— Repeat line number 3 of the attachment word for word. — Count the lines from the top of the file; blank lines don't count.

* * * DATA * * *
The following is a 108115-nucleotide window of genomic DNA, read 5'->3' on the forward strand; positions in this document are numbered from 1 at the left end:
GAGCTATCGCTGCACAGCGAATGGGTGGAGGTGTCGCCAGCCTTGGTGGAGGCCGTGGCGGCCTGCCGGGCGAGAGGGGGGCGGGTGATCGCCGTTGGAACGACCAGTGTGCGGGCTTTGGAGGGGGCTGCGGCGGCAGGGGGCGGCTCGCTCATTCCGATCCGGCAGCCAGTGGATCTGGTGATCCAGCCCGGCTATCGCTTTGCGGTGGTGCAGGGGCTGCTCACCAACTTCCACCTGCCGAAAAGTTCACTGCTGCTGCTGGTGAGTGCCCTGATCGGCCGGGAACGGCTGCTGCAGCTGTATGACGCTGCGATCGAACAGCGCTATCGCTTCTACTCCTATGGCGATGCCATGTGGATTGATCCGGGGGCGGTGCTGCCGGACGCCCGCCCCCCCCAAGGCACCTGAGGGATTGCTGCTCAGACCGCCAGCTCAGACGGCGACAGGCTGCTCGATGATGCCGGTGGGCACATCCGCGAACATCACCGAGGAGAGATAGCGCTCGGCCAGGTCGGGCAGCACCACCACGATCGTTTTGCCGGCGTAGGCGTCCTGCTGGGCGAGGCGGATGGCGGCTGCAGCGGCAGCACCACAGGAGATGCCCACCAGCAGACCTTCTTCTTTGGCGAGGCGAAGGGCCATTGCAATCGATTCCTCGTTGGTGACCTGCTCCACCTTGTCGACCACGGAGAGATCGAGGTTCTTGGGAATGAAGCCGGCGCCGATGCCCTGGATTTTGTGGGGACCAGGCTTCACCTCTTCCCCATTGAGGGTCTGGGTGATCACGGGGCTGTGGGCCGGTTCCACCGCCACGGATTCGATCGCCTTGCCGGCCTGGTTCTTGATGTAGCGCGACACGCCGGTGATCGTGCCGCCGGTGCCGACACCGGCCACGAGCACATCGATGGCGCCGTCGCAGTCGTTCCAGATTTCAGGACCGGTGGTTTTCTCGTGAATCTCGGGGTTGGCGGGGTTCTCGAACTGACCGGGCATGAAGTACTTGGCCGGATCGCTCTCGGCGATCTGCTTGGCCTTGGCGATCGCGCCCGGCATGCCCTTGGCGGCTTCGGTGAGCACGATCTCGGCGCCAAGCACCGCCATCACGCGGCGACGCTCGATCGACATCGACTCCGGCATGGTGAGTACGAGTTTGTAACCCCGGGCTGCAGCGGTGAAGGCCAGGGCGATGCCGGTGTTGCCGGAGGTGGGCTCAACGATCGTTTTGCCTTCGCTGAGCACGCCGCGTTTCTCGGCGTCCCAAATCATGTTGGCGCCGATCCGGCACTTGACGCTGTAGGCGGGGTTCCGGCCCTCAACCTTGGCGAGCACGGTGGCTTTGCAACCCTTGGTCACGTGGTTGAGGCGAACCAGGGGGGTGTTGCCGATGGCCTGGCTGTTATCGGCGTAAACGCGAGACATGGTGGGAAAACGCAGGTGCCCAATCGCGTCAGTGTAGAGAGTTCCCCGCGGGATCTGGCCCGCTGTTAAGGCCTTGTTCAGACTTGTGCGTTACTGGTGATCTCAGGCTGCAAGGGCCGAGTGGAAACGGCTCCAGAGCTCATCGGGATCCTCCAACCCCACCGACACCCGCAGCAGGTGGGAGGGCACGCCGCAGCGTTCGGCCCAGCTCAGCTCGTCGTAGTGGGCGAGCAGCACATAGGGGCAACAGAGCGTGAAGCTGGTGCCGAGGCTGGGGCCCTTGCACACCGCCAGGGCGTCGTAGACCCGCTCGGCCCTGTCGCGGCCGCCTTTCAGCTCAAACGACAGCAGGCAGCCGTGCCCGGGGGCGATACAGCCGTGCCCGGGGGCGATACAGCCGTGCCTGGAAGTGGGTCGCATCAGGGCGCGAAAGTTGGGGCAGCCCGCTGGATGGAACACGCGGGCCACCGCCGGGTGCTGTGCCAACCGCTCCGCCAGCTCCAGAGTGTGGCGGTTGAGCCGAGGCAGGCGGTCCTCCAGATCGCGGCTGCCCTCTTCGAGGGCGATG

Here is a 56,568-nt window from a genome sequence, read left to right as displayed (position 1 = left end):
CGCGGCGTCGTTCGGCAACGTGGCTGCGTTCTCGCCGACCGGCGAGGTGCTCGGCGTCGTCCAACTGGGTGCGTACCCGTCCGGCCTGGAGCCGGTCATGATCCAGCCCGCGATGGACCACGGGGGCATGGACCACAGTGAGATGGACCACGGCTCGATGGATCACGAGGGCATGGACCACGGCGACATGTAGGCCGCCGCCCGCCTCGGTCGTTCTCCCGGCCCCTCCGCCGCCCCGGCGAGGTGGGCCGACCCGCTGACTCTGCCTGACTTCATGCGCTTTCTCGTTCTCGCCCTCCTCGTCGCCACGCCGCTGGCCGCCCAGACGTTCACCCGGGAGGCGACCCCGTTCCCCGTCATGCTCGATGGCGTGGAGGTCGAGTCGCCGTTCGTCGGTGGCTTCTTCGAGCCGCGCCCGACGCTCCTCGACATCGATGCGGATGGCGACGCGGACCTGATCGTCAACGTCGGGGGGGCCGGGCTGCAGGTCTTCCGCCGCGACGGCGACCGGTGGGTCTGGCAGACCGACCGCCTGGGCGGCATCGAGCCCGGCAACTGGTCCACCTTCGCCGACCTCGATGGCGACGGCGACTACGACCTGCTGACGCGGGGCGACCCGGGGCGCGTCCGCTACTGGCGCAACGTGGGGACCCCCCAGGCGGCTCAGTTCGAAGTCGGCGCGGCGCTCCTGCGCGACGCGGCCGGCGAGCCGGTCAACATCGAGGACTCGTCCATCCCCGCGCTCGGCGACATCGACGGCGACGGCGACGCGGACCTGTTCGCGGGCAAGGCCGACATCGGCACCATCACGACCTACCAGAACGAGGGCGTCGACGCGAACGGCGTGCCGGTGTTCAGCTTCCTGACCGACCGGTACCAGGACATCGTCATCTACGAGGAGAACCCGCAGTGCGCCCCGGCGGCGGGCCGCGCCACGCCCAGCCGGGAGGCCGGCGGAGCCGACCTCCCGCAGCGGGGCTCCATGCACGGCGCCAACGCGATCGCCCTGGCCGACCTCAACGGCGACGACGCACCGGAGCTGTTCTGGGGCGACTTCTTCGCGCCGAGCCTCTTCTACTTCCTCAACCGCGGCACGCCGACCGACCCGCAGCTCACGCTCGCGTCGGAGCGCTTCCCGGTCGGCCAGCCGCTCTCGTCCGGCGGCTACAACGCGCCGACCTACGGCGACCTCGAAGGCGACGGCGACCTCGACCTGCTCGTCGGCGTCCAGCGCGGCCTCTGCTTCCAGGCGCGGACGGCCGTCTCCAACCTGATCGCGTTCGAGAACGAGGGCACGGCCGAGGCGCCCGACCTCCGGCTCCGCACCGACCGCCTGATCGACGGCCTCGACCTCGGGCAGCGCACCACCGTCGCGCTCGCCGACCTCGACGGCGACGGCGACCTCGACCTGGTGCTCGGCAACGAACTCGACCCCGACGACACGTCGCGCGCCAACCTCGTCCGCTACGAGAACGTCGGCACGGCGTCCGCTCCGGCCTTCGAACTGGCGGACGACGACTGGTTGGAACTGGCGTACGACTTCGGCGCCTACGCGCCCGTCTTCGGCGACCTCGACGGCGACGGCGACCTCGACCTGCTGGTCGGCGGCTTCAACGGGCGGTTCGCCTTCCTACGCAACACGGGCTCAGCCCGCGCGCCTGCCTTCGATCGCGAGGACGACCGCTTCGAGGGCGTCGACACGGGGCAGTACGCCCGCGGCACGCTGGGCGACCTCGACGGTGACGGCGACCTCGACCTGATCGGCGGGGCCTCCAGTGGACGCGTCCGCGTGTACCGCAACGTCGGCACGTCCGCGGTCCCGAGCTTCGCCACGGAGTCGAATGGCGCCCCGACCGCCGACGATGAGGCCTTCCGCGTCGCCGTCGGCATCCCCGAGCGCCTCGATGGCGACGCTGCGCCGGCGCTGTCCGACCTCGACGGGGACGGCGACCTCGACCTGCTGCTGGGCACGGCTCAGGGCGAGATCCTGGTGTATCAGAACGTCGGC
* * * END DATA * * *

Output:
Here is a 56,568-nt window from a genome sequence, read left to right as displayed (position 1 = left end):